The crumbling wall between TV and the Internet may soon be reduced to dust. YouTube is preparing to debut 100 TV channels, partnering with dozens of media companies, Hollywood production companies, and celebrities including Madonna, J-Z, Ashton Kutcher and more. The subjects range from health and family issues to sports and dance.
YouTube has paid more than US$100 million to content providers — up to $5 million per channel — according to The Wall Street Journal . The payments are an advance against the 55 percent each content provider will receive from advertising on its channel.
Each will run about 25 hours of new, original programming per day. A handful of the channels will launch this fall, with the balance of the 100 channels launching in spring 2012.
Other participants include Deepak Chopra, skateboarding star Tony Hawk and Sofia Vergara of “Modern Family.” YouTube is inviting viewers to sign up for individual channels.
YouTube did not respond to the E-Commerce Times’ request for comments by press time.
The Plight of Traditional TV
The YouTube TV launch may put another nail in the coffin of traditional TV. Internet streaming is moving to the point where it will become indistinguishable from broadcast and cable TV.
“Traditional TV as we know it has been gone for a while,” Steven Savage, technology project manager and Geek 2.0 blogger told the E-Commerce Times. “From the rise of reality shows to deals with companies like Netflix, TV is not what we knew 10 or 20 years ago.”
The YouTube launch is part of a much larger trend toward streaming Internet video content on the TV, said Savage. “YouTube and Google are going to get their own unique content. What you want to watch is who follows suit.”
YouTube’s move forecasts the end of any separation between TV and the Web, he noted, with the source of content viewed on a television set losing all importance.
“The full breakdown will happen when more companies jump into this,” Savage predicted, “and the networks try to adapt to it.”
A Distributor’s Content Grab
YouTube’s TV effort also reflects a profound change in content distribution.
“What you really want to watch here is how this method of distribution affects things like Hulu and Netflix,” said Savage. “This is a case of a distributor also becoming a content provider — and if that doesn’t make you think of Amazon’s latest moves into publishing, think again.”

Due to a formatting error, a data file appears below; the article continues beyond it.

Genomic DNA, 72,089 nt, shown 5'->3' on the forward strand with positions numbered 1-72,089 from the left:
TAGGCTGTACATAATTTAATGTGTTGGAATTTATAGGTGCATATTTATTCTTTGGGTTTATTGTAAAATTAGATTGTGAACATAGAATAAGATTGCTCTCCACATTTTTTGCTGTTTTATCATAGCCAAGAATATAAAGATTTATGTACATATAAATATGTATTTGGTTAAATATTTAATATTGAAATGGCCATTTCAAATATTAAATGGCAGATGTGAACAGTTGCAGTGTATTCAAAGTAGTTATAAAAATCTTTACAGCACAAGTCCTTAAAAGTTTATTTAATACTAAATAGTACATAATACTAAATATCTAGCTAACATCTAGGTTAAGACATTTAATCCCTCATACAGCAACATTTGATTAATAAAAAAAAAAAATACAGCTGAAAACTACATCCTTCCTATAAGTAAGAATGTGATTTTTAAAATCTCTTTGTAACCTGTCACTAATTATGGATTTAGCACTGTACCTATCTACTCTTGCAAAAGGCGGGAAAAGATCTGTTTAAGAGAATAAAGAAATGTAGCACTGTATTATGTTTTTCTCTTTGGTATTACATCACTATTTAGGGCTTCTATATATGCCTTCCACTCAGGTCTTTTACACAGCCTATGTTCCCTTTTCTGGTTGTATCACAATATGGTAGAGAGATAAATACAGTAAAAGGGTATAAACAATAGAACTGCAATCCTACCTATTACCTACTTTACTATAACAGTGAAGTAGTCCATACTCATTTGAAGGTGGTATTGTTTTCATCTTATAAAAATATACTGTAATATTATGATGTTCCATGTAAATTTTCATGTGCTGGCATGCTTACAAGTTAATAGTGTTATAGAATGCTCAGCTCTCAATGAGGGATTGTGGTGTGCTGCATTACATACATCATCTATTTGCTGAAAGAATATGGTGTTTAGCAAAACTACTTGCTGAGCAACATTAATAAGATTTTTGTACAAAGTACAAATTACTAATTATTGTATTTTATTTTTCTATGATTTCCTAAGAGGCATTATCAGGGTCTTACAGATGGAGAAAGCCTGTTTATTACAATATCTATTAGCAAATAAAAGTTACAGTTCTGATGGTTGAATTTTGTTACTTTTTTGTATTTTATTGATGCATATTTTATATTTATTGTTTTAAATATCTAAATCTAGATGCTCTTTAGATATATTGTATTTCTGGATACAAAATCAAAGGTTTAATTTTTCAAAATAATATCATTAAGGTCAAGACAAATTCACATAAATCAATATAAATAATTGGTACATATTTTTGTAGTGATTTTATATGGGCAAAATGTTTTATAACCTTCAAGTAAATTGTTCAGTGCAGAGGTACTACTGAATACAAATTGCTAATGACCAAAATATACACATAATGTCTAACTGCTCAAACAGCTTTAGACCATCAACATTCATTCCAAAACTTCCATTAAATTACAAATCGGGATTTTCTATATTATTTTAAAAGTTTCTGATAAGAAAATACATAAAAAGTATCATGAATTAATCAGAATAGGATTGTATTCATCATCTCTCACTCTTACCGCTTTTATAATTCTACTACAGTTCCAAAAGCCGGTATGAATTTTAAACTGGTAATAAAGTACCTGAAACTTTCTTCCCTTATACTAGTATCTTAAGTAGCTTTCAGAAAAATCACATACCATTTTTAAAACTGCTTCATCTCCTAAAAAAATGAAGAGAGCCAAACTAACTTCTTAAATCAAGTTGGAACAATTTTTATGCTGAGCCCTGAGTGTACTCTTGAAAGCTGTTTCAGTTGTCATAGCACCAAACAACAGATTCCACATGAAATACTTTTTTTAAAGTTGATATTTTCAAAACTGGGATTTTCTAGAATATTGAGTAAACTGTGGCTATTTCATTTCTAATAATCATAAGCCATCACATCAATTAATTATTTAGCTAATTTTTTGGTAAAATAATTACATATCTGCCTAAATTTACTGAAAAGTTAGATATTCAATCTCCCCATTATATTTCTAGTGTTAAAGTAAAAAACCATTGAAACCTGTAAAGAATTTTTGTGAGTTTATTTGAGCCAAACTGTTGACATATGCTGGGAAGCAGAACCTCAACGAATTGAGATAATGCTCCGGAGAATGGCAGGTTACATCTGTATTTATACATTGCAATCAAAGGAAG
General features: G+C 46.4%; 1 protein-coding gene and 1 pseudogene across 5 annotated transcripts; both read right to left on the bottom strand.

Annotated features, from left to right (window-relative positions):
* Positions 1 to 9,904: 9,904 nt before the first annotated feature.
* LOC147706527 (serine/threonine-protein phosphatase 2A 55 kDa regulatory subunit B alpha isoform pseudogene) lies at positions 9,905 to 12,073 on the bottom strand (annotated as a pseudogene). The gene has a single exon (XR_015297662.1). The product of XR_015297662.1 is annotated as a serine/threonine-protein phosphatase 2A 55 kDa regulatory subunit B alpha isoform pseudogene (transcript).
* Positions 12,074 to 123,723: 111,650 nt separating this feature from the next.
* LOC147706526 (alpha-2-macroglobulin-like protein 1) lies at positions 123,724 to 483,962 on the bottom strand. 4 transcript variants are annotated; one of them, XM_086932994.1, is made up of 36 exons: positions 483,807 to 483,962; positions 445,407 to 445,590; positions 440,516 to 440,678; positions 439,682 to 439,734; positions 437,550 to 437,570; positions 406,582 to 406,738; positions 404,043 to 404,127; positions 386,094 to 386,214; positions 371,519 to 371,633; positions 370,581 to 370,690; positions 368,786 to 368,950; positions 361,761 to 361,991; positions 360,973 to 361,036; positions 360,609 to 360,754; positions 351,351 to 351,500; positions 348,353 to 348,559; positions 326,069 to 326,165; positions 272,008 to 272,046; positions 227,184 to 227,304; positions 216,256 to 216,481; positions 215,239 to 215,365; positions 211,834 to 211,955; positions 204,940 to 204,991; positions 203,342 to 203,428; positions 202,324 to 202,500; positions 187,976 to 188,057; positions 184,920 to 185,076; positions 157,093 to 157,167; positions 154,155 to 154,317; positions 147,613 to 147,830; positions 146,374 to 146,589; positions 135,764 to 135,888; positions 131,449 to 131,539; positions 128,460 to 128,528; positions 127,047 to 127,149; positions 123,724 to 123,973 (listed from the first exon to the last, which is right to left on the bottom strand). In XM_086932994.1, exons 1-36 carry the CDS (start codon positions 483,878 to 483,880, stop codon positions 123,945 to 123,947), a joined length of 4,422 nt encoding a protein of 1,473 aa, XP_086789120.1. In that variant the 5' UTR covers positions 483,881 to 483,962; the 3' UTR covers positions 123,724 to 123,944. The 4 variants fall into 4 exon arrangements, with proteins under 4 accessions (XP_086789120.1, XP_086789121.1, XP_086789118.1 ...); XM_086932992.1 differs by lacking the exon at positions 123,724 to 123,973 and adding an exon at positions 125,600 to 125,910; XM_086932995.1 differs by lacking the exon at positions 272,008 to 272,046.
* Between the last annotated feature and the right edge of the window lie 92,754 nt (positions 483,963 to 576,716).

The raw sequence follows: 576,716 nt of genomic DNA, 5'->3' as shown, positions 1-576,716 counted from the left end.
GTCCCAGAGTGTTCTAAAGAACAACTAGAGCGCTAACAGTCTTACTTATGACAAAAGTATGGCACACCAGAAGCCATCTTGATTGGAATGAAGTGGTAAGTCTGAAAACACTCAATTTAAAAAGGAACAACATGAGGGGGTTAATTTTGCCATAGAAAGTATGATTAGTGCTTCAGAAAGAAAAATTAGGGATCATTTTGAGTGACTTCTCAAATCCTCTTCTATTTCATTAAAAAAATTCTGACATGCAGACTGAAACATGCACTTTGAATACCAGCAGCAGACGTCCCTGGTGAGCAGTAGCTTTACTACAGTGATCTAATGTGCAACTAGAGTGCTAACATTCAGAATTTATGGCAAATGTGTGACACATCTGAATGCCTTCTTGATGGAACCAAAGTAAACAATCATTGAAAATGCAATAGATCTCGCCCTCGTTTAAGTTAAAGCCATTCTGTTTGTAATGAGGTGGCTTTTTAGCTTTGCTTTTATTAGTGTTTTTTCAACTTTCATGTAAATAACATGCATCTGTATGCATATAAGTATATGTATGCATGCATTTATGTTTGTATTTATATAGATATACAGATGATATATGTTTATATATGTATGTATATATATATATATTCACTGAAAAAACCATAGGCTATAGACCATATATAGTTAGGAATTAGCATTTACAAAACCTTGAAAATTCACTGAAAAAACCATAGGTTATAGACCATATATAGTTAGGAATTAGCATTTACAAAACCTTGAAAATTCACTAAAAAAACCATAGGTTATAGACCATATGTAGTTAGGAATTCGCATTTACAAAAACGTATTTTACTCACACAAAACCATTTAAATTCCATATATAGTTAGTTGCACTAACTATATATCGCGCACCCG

There’s no reason for a distributor not to be a producer or a content enabler, he noted. “Imagine the publicity this brings to smaller efforts on YouTube. The modest efforts may become more easily found.”
The Internet Grows Up
One hundred channels with content provided by major stars and leading production companies will likely make for high-quality offerings, so YouTube should be able to make a big splash with this initiative.
“This is the maturation of Internet TV,” Roger Kay, founder and principal of Endpoint Technologies, told the E-Commerce Times.
This scheme is a good one for the content providers, he said. “It’s motivating — and it looks like YouTube has the right stable of providers. It should work if they have good original content and not redistributed content.”
At the moment, Web-based content does not deliver the same quality and reliability as traditional TV. This may be a problem for YouTube unless it matures soon in those respects.
“The streaming capabilities in today’s Internet infrastructure works, but it is not quite as good as cable,” said Kay. “It would be a problem if a lot of viewers start streaming at once.”
YouTube is likely working to overcome this barrier, though, he said. “It may be a matter of timing to get it right, but even so, if the infrastructure is not quite ready, it still makes sense for YouTube to get in early.”
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